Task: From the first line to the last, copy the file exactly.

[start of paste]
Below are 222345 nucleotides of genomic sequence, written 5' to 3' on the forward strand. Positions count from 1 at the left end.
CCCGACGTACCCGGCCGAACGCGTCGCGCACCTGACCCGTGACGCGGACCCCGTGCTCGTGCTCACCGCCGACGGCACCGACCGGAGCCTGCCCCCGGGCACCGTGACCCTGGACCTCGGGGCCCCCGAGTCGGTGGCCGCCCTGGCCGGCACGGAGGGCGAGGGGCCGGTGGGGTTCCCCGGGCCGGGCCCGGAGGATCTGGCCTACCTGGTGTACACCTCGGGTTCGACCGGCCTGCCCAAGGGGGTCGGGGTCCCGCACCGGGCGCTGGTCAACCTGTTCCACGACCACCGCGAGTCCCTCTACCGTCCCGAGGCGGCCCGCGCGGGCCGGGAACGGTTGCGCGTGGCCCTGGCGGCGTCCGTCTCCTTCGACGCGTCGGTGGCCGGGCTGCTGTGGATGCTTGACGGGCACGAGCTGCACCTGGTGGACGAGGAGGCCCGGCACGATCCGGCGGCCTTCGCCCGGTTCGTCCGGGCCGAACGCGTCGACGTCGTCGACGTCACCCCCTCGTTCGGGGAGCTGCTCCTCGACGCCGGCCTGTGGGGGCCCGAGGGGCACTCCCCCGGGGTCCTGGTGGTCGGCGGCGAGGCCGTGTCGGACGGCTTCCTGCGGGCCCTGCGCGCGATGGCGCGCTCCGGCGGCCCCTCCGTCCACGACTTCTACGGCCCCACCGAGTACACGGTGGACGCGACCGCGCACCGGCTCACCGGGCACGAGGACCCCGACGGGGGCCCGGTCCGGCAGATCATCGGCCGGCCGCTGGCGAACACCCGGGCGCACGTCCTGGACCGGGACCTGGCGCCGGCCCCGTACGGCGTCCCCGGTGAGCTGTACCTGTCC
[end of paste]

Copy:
Below are 222345 nucleotides of genomic sequence, written 5' to 3' on the forward strand. Positions count from 1 at the left end.
CCCGACGTACCCGGCCGAACGCGTCGCGCACCTGACCCGTGACGCGGACCCCGTGCTCGTGCTCACCGCCGACGGCACCGACCGGAGCCTGCCCCCGGGCACCGTGACCCTGGACCTCGGGGCCCCCGAGTCGGTGGCCGCCCTGGCCGGCACGGAGGGCGAGGGGCCGGTGGGGTTCCCCGGGCCGGGCCCGGAGGATCTGGCCTACCTGGTGTACACCTCGGGTTCGACCGGCCTGCCCAAGGGGGTCGGGGTCCCGCACCGGGCGCTGGTCAACCTGTTCCACGACCACCGCGAGTCCCTCTACCGTCCCGAGGCGGCCCGCGCGGGCCGGGAACGGTTGCGCGTGGCCCTGGCGGCGTCCGTCTCCTTCGACGCGTCGGTGGCCGGGCTGCTGTGGATGCTTGACGGGCACGAGCTGCACCTGGTGGACGAGGAGGCCCGGCACGATCCGGCGGCCTTCGCCCGGTTCGTCCGGGCCGAACGCGTCGACGTCGTCGACGTCACCCCCTCGTTCGGGGAGCTGCTCCTCGACGCCGGCCTGTGGGGGCCCGAGGGGCACTCCCCCGGGGTCCTGGTGGTCGGCGGCGAGGCCGTGTCGGACGGCTTCCTGCGGGCCCTGCGCGCGATGGCGCGCTCCGGCGGCCCCTCCGTCCACGACTTCTACGGCCCCACCGAGTACACGGTGGACGCGACCGCGCACCGGCTCACCGGGCACGAGGACCCCGACGGGGGCCCGGTCCGGCAGATCATCGGCCGGCCGCTGGCGAACACCCGGGCGCACGTCCTGGACCGGGACCTGGCGCCGGCCCCGTACGGCGTCCCCGGTGAGCTGTACCTGTCC